Compelling Reasons Not to Own a Private Swimming Pool

Compelling Reasons Not to Own a Private Swimming Pool

Before diving in, you may want to look at the reality of owning a place to take a dip. Here are few reasons from best online casino in Australia why you should avoid owning at a private swimming pool.

Routine Maintenance Is Costly

Owning a home with a pool in the backyard provides a convenient source of fun for the entire family. However, you’ll be on the hook for regular (and expensive) maintenance when the pool is in use. In temperate areas such as Washington, D.C., pool season typically stretches from Memorial Day to Labor Day, but, in places such as Florida and Arizona, pools are used year-round. Experts recommend that a pool be cleaned weekly when in use. As part of the cleaning process, the pool’s pH level will need to be tested to ensure the alkalinity isn’t too low or high, which could make the water too acidic or reduce the effectiveness of the chlorine. When this happens, the water is no longer safe for swimmers and can cause corrosive damage to the pool’s surface and equipment.

  1. Repairs Are Even Costlier

A tear in a swimming pool’s lining, a protective layer applied to the pool before it’s filled, is a common repair encountered by pool owners. The liner acts as a barrier between the pool walls/floor and water, and it helps prevent mold growth. Vinyl lining is popular largely due to its affordability. Expect to pay $200, on average, to have a professional repair a tear in a vinyl liner. If the tear is small enough, you may be able to repair it yourself with a vinyl pool liner patch kit (starting at $8 on Amazon). You could instead opt to play games at casinos en ligne en france.

  1. Safety Risks Abound

Nearly 300 children under the age of 5 drown in backyard swimming pools every year, according to the Consumer Product Safety Commission (CPSC). Many localities require a safety barrier to be installed around a residential pool to help prevent accidental drownings. You want to be sure to install a separate fence specifically around the pool and not just the backyard. If you have small kids at home, consider buying a fence with a self-closing door with a locking mechanism that’s positioned high up on the door panel –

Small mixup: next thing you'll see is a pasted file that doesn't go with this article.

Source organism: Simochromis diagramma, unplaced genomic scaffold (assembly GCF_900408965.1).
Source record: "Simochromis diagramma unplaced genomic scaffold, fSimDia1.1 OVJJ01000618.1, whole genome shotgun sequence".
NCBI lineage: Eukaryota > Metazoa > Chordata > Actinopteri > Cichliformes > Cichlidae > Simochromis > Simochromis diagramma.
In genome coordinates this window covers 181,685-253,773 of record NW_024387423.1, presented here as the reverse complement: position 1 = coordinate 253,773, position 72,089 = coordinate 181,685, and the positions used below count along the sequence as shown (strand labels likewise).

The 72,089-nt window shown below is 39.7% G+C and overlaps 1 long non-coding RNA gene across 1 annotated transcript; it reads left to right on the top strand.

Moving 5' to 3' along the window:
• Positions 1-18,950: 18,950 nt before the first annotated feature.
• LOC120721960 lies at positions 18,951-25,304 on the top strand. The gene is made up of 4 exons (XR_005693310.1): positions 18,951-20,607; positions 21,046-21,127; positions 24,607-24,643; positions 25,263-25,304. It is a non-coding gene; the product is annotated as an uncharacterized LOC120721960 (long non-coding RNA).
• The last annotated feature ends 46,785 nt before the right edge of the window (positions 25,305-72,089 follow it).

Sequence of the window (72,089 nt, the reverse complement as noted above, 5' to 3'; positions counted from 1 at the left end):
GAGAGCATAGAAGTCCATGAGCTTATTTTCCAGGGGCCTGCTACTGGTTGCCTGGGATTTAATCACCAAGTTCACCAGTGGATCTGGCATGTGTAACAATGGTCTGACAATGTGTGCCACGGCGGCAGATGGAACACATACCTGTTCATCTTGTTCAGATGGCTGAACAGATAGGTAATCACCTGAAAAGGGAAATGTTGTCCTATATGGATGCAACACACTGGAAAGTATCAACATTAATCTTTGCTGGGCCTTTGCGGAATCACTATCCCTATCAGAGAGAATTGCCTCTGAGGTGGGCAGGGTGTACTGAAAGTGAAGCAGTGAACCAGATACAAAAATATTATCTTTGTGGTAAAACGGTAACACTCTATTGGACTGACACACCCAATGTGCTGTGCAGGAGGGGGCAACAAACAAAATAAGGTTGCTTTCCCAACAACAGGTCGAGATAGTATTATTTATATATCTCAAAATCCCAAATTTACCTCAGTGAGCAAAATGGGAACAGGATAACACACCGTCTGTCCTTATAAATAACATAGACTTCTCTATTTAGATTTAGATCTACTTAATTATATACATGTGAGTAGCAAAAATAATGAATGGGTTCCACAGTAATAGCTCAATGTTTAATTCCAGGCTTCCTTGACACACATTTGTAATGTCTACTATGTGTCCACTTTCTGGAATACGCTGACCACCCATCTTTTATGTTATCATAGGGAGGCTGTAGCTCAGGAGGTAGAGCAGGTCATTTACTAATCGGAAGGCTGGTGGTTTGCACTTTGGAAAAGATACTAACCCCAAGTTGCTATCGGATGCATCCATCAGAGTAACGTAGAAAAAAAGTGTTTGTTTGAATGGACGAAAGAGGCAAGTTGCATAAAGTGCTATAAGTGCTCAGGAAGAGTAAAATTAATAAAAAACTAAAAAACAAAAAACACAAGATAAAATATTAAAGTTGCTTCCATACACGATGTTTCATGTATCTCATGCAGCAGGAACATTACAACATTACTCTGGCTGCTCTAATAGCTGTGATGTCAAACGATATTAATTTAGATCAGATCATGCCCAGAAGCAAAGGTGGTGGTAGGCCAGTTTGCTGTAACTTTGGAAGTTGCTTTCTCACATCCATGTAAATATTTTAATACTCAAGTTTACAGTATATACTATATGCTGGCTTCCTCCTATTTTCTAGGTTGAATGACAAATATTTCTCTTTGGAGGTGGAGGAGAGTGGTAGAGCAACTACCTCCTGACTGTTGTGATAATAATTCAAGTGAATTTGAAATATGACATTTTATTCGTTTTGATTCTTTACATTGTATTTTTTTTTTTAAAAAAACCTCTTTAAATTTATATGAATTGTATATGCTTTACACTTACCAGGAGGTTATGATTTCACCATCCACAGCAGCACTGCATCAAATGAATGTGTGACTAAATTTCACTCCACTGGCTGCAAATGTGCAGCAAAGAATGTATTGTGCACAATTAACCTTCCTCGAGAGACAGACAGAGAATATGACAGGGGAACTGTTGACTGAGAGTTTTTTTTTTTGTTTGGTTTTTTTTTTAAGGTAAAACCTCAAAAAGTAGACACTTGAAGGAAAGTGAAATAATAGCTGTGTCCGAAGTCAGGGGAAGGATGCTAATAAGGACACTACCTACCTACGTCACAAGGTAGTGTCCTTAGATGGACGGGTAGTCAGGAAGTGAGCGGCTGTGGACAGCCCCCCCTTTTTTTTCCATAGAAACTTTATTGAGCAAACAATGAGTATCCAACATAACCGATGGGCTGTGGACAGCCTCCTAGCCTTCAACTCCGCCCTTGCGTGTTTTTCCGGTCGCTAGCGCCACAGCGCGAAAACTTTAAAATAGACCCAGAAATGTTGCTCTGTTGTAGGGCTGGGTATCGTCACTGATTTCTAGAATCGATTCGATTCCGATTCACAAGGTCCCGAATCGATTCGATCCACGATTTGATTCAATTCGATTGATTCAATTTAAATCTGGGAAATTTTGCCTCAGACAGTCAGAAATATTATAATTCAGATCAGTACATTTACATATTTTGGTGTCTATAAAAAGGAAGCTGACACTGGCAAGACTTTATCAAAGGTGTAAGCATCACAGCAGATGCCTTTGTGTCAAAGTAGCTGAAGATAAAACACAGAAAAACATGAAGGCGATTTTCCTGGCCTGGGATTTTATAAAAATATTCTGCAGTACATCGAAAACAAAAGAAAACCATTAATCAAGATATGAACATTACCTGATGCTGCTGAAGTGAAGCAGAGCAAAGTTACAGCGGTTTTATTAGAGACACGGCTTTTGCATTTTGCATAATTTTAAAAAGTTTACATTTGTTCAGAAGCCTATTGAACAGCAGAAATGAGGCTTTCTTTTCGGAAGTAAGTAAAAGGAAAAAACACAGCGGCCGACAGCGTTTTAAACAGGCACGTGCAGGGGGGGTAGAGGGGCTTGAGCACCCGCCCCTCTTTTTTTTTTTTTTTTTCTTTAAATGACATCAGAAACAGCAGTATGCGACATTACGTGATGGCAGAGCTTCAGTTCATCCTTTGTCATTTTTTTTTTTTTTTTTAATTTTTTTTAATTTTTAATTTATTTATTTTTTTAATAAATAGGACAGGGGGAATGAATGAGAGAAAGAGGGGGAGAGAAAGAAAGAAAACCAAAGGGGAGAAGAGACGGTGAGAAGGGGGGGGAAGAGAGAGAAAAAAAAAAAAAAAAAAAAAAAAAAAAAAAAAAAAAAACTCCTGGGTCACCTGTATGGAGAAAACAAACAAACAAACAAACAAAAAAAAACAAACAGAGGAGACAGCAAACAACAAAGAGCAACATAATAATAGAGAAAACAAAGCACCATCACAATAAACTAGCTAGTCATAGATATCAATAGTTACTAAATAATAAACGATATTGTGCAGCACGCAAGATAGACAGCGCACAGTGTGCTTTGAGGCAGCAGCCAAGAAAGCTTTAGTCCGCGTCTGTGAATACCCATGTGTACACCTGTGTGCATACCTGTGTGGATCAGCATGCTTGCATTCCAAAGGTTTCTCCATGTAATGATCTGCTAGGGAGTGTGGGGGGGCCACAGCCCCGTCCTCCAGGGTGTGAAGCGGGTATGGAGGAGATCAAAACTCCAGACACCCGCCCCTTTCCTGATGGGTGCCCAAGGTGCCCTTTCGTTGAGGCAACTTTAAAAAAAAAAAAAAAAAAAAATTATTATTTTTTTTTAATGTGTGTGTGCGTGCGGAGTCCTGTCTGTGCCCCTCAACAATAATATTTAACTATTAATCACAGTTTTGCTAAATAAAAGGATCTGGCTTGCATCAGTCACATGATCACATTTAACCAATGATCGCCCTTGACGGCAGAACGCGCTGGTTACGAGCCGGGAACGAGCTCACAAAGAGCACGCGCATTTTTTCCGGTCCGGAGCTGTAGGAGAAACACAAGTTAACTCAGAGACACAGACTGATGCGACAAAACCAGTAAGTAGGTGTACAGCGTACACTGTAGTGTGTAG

1. You May Need Additional Insurance

Since homeowners with pools face the potential for pool-related injuries or even deaths, insurance providers commonly refer to residential pools as “attractive nuisances.” Consider increasing your liability coverage beyond what’s already offered through your homeowners insurance policy. Taking out a personal umbrella insurance policy is a good way to do this.¬†Should you ever get sued, an umbrella policy kicks in once you’ve exhausted the liability coverage provided by your homeowners policy, which usually maxes out around $300,000.

  1. Resale Value Is Low

You might think that adding a pool to your backyard would boost your home’s resale value significantly. It won’t. The most your home’s value might increase is 7% — and that’s only if it meets certain criteria when it’s time to sell, according to HouseLogic.com. This includes living in a warmer climate and residing in a high-end neighborhood where most of your potential neighbors have a pool in the backyard, as well as having a lot big enough to accommodate a pool while still having room for a garden or play area for kids, the site notes.

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